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After the journey from Bonn to Vienna was canceled, the crew put their heads together and came up with 24 hours of programming.
Tied to the bank of the River Rhine at Bonn, the BTHVN2020 Music Barge (Music Frachter) and its 14-stop, six-week tour from Bonn — the city of Ludwig van Beethoven's birth — to his eventual home in Vienna was suddenly taken off the agenda. The reason — as for just about every change of plans worldwide in the past two weeks — was the Coronavirus pandemic. Undeterred, the project team said, "The show must go on!"
The tour was called off only hours after the barge had been ceremoniously christened on March 12 by Beethovenfest director Nike Wagner. But the Beethoven Anniversary Society and the Netzwerk Junge Ohren (Network Young Ears, or NJO) decided "to go on using the music barge as a symbol of participation and carefully considered activity," explained project director Lydia Grün to DW – and that, "despite the growing resignation of creative artists who are facing an extremely precarious situation."
The onetime coal-carrying barge named Jenny, converted into a floating stage, was to have embarked on the six-week journey from March 12 until April 20. Scheduled during the panned stops on the way were performances on board and on shore, including local musicians, workshops, music theater and interactive events.
No group events
With the tour cancelled, the team leapt into action: artists and others were activated, the barge's stage converted. The first greetings from on board came only three days later, which served the dual function of testing the ship's hastily-established digital studio, said the former NJO Managing Director Lydia Grün.
In a mere two weeks, a completely new concept was not only thought up but also completed: concert performances, jam sessions, tutorials, workshops, interviews and original formats. "For that, material had to be produced with as small a crew on-board as possible, with added content brought in from outside," said Grün.
Short performances can already be seen and heard on Instagram, Facebook and YouTube.
Productions from the ship and the living room
As though wanting to demonstrate that arts life in Germany has definitely not ground to a halt during the virus crisis, the protagonists came up with a program of astonishing scope and variety on short order: two twelve-hour stretches, hosted in a live stream on YouTube on Saturday and Sunday, March 27 and 28, much of it targeted to children and young people.
In pre-recorded sessions, the on-board performers include classical musicians from Bonn, two local singer-songwriters and a subset of the indie-band Stattlandfluss. Added to that are interviews on Skype with the German TV host Malte Arkona of KiKa (The Children's Channel of German public television), the star cellist Tanja Tetzlaff and the church musician and educator Friedhelm Bruns, known in Germany for explaining to children how church organs work.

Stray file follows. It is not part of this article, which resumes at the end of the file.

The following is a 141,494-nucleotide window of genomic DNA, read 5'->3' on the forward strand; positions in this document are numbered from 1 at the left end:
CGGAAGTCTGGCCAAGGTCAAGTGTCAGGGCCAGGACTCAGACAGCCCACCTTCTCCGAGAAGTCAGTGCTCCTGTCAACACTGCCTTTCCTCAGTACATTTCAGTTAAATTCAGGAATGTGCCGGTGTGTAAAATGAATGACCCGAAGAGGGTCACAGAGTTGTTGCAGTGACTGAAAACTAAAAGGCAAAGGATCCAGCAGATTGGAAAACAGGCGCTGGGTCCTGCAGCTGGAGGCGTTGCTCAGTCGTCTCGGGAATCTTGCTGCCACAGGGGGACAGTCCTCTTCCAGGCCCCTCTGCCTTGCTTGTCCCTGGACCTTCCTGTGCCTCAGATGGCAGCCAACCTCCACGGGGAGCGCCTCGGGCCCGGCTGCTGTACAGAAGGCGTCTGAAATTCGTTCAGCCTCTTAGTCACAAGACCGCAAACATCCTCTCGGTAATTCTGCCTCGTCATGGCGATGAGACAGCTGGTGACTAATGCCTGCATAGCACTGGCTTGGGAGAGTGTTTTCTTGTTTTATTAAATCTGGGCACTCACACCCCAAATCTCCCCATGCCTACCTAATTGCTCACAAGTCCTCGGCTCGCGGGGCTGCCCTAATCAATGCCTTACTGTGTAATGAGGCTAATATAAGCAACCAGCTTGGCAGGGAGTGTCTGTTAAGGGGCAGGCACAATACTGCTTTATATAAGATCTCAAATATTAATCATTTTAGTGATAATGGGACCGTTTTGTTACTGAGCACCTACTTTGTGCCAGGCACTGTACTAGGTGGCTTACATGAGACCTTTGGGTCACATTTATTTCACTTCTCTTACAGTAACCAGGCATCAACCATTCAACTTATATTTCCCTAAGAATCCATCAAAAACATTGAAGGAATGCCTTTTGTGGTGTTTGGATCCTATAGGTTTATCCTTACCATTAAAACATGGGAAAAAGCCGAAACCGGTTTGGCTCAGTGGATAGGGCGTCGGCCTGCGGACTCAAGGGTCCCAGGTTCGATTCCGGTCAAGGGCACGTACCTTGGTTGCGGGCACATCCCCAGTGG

At least half of the total music performances were played by musicians at home, said Lydia Grün. They include appearances by renowned classical ensembles and stars such as the Mahler Chamber Orchestra and the young pianist Herbert Schuch.
This room was supposed to be an events' space, but the global coronavirus situation forced organizers to cancel those plans
Among the off-ship productions are rebroadcasts of "WDR Concerts with the Mouse," a program of music education for children ages five to ten, focusing this time on Ludwig van Beethoven. Jeunesses Musicales Germany, an organization for the promotion of young talent, contributed a tutorial on instrument making. Stadtrausch (City Noise) from Düsseldorf, a crossover project melding classical music and jazz, participated, as did the Schlafkonzerte (Sleeping Concerts) from Leipzig – an enterprise that offers musical performances to reclining audiences.
For all ages
"We'll have a children's program in the morning, then one for older children and youth, and in the evening, a long stretch of concert performances," is how Lydia Grün explains the lineup, which is complemented by short segments and statements giving a backstage view of the on-board activities.
The Music Barge's six crew members - Alina Marie Hilfer, Benthe Betz, Katja Kuklinski, Michael Schuster, Ricarda Baldauf und Vanessa Wang – were chosen last year and originally commissioned with social media, stage management and artists' management during the ship's journey from Bonn to Vienna. When the tour was called off, they were immediately given new tasks including booking, editing and production. The crew remained on board: "A maximum of six", said Grün, "then, to comply with regulations, reduced to four at a time, then two."
Apart from Lydia Grün, the team included project manager Sebastian Steube and communications officer Katharina von Radowitz.
The response on and behind the stage is already "overwhelming," says Lydia Grün. "Everyone is tremendously grateful that they can continue producing. In that, you can see how terrified artists are of losing everything."
And the audience reaction? "We'll see on Saturday and Sunday," adds Grün.
And then? That will be the end of the project "BTHVN2020 Music Barge." The ship will then return to its more recent function: not hauling loads of coal but going on annual interactive exhibitions under the name MS Wissenschaft (Motor Ship Science).